Whit Stroup was y college roommate and good friend. We worked together on multiple film projects while in School and shared an affinity for film.

Ryan Partlow

Marvel’s The Avengers
 

I always have problem picking the best of anything. I think that is because “my” bests always change with my mood and frame of mind, but this year picking the best movie was very simple : “Marvel’s The Avengers“. Disney/Marvel did the impossible creating an amazing movie based of Marvel’s “B” grade heroes. It looks like the folks over at Disney found the key to making super hero movies: hire people that love them. Hiring Joss Whedon was an inspired move, sure he was given the cast and the basic starting point of the movie, and I am sure he was told how the movie kind of had to end up so they could plan the next phase of movies, but everything in between was all Joss Whedon magic. It wasn’t as “talky” as other Whedon vehicles, but the dialog was always spot on, and the action was perfectly framed and amazing to watch. It just doesn’t get better then that for a comic book geek like myself.

Side note: if you are a comic book geek like me and did not watch Dredd 3D, I will not talk to you until you own the Blu-Ray because that movie demands a sequel.

A recently developed past time of mine is watching incredible movies with Ryan Partlow. After moving to Washington state he has become a good friend. And seriously… buy Dredd.

Paul Boyne

Moonrise Kingdom

My favorite movie of the year (always with an asterisk: I still need to see Anna Karenina, Looper, Zero Dark Thirty and others) is Moonrise Kingdom. Wes Anderson’s beautifully precise filmmaking dovetails with great performances (Bob Balaban, Tilda Swinton, and Jason Schartzman are especially great with very little screen time) and a sweet, melancholy story. In a year crowded with ambitious films, this may be an unassuming choice, but no other movie worked as consistently for me. Set to Benjamin Britten’s music–a brilliant soundtrack, thematically–the movie presents its island community as an orchestra, each instrument in dire need of tuning. I haven’t liked every movie Anderson has made, but this feels like his masterpiece to me.
 
During college, Paul  nurtured my appreciation for film and film history by watching a verity of films with me; including some of the most boring movies I’ve ever seen. our friendship and shared interest in film has caused us both to enter the world of blogging. Read more of Paul’s work at Infinite Crescendo.

Nicholas Ahern

The Grey
 

I sat on my couch for three hours last night, pondering the philosophical concepts of The Grey. I didn’t remember the blood, the jump scenes, the scenery, the music or the acting; though all of that is outstanding. But, The Grey is not about the wolves, or even about Liam Neeson. It is first and foremost a story about God, and where He is when suffering bares it’s fangs. The film is not necessarily interested in answering the provocative questions it presents, nor should it, but it presents them in the midst of transcendent emotion and complex spirituality.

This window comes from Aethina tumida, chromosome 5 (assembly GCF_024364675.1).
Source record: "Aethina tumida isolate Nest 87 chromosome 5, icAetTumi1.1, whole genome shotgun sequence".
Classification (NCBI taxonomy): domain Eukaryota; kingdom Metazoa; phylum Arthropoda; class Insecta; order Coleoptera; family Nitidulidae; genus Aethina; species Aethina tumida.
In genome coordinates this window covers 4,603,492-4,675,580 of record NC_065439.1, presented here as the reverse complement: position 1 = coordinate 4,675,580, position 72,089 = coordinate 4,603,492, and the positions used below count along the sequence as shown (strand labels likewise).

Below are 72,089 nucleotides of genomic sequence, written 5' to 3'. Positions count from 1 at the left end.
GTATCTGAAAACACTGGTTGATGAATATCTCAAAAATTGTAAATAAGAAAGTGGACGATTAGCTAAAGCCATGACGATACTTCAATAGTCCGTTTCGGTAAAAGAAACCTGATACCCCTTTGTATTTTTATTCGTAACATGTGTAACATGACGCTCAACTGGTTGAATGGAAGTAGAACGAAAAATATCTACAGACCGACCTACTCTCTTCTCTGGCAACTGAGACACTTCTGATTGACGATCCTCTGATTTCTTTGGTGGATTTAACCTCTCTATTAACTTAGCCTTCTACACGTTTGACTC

The ending is akin to The Sopranos, and it will divide audiences. I personally felt it ended on a pitch-perfect note, both ambiguous and gripping. It allows it’s themes to fully remain intact without succumbing to cliche, and frankly, it is refreshing to see a film end a film on it’s own terms, rather than on the expectations of it’s audience.
The twist that is revealed will not rock your world, but the climactic build up to it had tears in my eyes. It forces us to look beyond the present state of chaos and focus on what gives life meaning. And does that meaning involving more than just an instinct for survival?

Nicholas Ahern and I grew up as friends in the same Home School group in southern California. His interest in writing has been prevalent the entire time I have known him. Read more of Nick’s work at Split Frame Of Reference and follow him on Twitter @NickAhern

Praus Nichols

Looper

Time travel movies always tend to run into the same exact snag: how does the behavior of the eventual time traveler(s), protagonist or not, affect the eventual timeline and outcome(s?) of the story we have just been immersed in. It’s not an original thought to conclude this dilemma ultimately boils down to the argument of an inevitable destiny/fate as opposed to free will that causes an unpredictable result.

Let’s be honest. We’ve all taken part in far-too-lengthy discussions about how time travel would/should work. Maybe you’re in the Kate and Leopold school of thought: time is a pretzel, and your actions in the past or future only result in the fulfillment of what was already predestined. There’s the Back to the Future approach: actions in the past cause alternate timelines to offshoot into various futures; an idea that MIB III hinted at with their adorably innocent alien Griffin character. Or then you could delve into the mystically confusing convolutions of films like Donnie Darko and so forth.

What I’m ultimately getting at is that time travel films have made me tired. At some point, it just gets exhausting to argue about the potential merits and flaws of time travel. Which is why I enjoyed Looper quite a bit, and it succeeded in keeping me surprisingly engaged. The scene which eventually sealed the deal in my approval for this film takes place in the cafe where Bruce Willis speaks with his past self (an awkwardly square-jawed JGL). That Willis’ character ends up sighing and saying “it’s complicated” in response to JGL’s repeated inquiries and counter-arguments felt like he stole the words right out of my mouth.

Oh. Other high and low lights: Amusing torture/note-passing from past to future selves. Emily Blunt’s frightening biceps. The second time I’ve felt like punching a child in a movie. And a fairly predictable ending spurred by the “No…love will cause ME to sacrifice more!” motivation. So yeah.
It’s confusing. We should accept that, sometimes.

Praus Nichols and I became good friends while attending The Master’s College together. He has been interested in movies and sports for as long as I’ve known him and offers plenty of insight on any topic he chooses to talk about. Follow him on Twitter @PrausNichols